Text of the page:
MOGADISHU (AFP) — Ethiopian troops Wednesday sprayed gunfire on Somali civilians, killing at least 12 after a roadside bomb blast hit a water truck in the southwestern town of Baidoa, witnesses said. The fatalities came as the International Committee of the Red Cross warned that the humanitarian crisis in Somalia had reached a new low, threatening millions of people.
“At least 12 people were killed and nine others wounded by fire from Ethiopian soldiers,” witness Abdurahman Takow told AFP, adding that three of the wounded appeared to have been severely hurt.
The explosion — in the town of Baidoa — killed one Ethiopian soldier, prompting other troops to open fire in all directions, said Mohamed Adde Ali, another witness who gave a similar death toll.
In the capital Mogadishu, a Ethiopian military commander denied that his troops had opened fire, saying the bomb blast against the Ethiopia water truck was responsible for killing at least 17 civilians and one of his soldiers.
“Seventeen civilians were killed by the blast that was very heavy. We lost one of our soldiers,” the commander told AFP on condition of anonymity.
He added that Ethiopian forces, who are supporting Somali troops, killed two insurgents suspected of planting the bomb.
A similar explosion, also in Baidoa, on Monday killed four Ethiopian troops, sparking a retaliatory attack in which four civilians died.
Baidoa is 250 kilometres (155 miles) northwest of Mogadishu.
Ethiopian troops came to Somalia to support its embattled transitional government in late 2006; the following year they defeated Islamist militants who had taken control of large parts south and central Somalia.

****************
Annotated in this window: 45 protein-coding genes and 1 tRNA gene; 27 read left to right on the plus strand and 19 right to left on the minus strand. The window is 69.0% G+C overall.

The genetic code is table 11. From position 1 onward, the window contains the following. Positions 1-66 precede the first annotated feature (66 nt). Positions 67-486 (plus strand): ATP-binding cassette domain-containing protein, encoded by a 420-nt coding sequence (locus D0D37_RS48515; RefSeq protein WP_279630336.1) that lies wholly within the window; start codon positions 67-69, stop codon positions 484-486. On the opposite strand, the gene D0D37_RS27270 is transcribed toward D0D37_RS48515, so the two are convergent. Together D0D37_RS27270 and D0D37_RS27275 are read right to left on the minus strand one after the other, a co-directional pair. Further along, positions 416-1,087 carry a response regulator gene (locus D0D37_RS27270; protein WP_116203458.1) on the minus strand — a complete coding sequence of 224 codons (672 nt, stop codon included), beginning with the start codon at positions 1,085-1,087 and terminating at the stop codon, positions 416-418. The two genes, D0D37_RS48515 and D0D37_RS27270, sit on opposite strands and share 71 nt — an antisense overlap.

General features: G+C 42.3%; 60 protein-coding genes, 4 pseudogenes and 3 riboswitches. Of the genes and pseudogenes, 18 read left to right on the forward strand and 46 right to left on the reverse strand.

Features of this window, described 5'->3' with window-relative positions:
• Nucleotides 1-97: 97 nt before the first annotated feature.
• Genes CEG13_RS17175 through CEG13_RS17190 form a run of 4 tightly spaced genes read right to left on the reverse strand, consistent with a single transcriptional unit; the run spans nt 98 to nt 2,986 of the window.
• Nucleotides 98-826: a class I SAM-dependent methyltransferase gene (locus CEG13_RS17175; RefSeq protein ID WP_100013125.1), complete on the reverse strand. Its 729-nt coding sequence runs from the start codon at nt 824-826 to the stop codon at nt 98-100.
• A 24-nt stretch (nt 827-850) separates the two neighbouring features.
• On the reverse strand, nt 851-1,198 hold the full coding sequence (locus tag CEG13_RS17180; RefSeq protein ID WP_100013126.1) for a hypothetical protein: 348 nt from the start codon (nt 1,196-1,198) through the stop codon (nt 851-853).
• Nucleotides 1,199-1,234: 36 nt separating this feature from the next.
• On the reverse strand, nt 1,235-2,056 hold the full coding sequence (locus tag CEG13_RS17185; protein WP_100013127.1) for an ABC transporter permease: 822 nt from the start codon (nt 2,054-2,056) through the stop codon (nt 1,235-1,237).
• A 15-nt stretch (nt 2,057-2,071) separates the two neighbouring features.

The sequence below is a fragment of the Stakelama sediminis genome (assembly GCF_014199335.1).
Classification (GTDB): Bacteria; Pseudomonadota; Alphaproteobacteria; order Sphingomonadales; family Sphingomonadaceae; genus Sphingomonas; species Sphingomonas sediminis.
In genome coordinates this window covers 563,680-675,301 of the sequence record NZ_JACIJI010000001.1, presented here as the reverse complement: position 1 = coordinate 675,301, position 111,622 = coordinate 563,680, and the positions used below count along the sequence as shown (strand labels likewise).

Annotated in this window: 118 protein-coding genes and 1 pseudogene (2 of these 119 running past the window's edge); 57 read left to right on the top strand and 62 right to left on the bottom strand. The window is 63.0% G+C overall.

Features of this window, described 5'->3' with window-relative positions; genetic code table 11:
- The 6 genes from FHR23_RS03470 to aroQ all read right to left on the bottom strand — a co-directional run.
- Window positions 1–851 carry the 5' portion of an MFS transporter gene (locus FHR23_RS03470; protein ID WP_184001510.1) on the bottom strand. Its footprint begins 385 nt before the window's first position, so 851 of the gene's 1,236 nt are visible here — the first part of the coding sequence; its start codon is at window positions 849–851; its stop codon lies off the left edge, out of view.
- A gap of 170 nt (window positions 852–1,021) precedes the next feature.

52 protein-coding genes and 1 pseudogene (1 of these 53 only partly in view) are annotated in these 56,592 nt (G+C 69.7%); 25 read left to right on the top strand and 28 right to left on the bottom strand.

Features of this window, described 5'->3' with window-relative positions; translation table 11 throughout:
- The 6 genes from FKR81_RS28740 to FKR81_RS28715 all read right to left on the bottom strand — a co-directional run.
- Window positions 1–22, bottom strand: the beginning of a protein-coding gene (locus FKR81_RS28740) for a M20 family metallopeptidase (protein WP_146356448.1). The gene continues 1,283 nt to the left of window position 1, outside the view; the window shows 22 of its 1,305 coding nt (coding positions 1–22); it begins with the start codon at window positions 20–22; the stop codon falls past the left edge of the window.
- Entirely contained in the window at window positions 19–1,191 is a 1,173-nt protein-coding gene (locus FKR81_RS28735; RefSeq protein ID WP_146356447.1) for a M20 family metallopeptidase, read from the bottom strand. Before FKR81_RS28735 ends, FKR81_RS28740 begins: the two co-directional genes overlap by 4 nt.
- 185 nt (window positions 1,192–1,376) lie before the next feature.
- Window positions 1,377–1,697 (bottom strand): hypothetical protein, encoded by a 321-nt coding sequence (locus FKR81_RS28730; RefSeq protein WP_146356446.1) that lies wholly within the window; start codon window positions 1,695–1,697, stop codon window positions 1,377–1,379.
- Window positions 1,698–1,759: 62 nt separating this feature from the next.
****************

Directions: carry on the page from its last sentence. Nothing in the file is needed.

Remaining Islamist militia fighters have since waged a guerrilla campaign against the government as well as allied Ethiopian forces and African Union peacekeepers.
In another development, Islamist rebels overnight kidnapped and killed Colonel Abdullahi Farah, a Somali army commander in charge of Hiraan region, elders said.
“The commander was killed by masked people who accused him of being an Ethiopian puppet,” elder Mohamed Elmi told AFP.
The conflict in Somalia has left thousands dead, including many civilians, and forced hundreds of thousands to flee their homes.
Many of them are living in squalid conditions — prompting the Red Cross on Wednesday to issue its dire warning.
“The ICRC is deeply concerned about the plight of civilians caught up in the fighting and calls on all warring parties to comply with international humanitarian law, and to take precautions while conducting military operations to safeguard the lives and dignity of civilians,” Pascal Hundt, head of the ICRC’s delegation in Somalia, said.
The Red Cross said conditions have “worsened to their lower point in many years”.
Poor harvests were adding to the problem, resulting in barren pastures and loss of animals by herders in the chiefly pastoralist Horn of Africa nation of about 10 million.
Fearing a shortage of food and water, Hundt said: “In Somalia, natural disasters and waves of fighting seem to follow one after the other.”
Living conditions for many families are “shocking,” he added, and a large proportion of displaced people remain wholly dependant on external aid.
Somalia has been wracked by violence since the 1991 ouster of dictator Mohamed Siad Barre led to a bloody power struggle that has defied numerous bids to restore normalcy.